Against a background of population ageing, and with it, concomitant effects on social welfare systems and labour markets, public policy makers in affected nations are seeking ways of pushing out the final age of withdrawal from their labour markets. Central to such efforts is promoting the contribution of older workers to organizations and overcoming labour market age barriers. Within this advocacy approach there has been recent interest in identifying and promulgating examples of employer best practice in order to emphasize new dimensions of the business case for employing older workers. Drawing on literature concerned with advocating an ethical concern in human resource management as it pertains to older workers, this article examines an exemplar set of employer case studies aimed at promulgating best practice. It considers the concept of age management and its manifestations to argue that many standard HRM practices are firmly, although probably unwittingly, grounded in ageist assumptions concerning the capacities, potentiality and contributions of both younger and older workers. This, we argue, is a consequence of an unnecessarily narrow conception of good employment practice based in an economic rationality that is not conducive to the effective management of age in organizations.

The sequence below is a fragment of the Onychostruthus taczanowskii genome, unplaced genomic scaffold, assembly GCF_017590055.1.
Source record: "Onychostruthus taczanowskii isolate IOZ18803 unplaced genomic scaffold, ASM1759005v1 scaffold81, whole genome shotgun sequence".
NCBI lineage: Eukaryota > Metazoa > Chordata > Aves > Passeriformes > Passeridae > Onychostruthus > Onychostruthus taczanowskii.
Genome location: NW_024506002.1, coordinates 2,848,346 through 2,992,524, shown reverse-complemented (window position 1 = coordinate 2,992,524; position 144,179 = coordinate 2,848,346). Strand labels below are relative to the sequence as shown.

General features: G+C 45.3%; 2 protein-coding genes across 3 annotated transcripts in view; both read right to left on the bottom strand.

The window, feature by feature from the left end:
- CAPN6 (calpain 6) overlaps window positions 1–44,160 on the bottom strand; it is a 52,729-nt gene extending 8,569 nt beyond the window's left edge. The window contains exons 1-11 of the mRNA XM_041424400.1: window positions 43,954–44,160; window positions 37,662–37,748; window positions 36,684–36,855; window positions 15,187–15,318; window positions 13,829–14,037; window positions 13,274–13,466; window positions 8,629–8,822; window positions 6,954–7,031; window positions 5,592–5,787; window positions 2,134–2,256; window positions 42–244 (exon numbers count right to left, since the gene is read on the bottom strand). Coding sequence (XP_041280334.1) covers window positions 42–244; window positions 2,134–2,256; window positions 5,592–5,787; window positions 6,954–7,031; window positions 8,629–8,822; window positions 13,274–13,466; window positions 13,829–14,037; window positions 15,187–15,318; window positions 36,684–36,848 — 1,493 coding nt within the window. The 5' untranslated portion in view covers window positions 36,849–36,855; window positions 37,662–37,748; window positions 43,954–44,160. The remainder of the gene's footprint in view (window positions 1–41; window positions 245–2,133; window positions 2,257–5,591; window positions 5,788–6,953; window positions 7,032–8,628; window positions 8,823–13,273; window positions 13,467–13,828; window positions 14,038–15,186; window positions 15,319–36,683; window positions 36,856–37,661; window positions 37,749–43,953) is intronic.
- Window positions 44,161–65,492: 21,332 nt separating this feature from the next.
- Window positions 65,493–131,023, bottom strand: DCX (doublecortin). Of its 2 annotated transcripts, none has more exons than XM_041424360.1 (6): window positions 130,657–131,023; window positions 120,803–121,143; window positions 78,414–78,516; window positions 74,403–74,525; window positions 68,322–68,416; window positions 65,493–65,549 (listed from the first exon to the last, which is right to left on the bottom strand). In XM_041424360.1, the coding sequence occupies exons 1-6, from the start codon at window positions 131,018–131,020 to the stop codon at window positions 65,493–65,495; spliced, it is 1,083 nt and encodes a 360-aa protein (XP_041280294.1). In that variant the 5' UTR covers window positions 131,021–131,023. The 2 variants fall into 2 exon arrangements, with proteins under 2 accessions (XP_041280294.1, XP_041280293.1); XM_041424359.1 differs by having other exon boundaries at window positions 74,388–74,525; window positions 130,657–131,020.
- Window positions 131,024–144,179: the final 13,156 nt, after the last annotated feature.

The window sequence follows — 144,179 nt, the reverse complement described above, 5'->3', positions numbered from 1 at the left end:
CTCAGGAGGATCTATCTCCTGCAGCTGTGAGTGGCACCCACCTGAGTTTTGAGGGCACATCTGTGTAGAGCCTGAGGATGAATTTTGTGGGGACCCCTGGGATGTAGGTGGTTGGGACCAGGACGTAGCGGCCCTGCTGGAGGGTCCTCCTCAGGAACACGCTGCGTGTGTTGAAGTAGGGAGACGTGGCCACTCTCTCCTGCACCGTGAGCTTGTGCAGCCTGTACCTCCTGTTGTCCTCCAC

As with other industrialized nations Australia's population is aging and older workers are encouraged to work for longer. At the same time, Australia's university sector, which is aging, is being reconfigured through changes that potentially marginalize its older workers as higher education institutions try to become more competitive in a global market. In this context, youthfulness appears to embody competitiveness and academic institutions are increasingly aspiring to a young workforce profile. This qualitative article builds on previous research to explore to what extent ageist assumptions shape attitudes to older workers and human resource management (HRM) practices within Australian universities even when HRM practitioners are well versed in antidiscrimination legislation that (unlike the Age Discrimination in Employment Act in the United States) applies to workers of all ages. Semistructured interviews conducted with 22 HRM practitioners in Australian universities reveal that university HRM practices generally overlook the value of retaining an older workforce by conflating "potential" with "youthfulness," assuming that staff potential and performance share a negative correlation with age. While mostly lower-ranked institutions have attempted to retain older academics to maintain an adequate labor supply, this study finds that university policies targeting the ongoing utilization of older workers generally are underdeveloped. Consequently, the availability of late career employment arrangements is dependent upon institutions' strategic goals, with favorable ad hoc solutions offered to academics with outstanding performance records, while a rhetoric of performance decline threatens to marginalize older academic researchers and teachers more generally.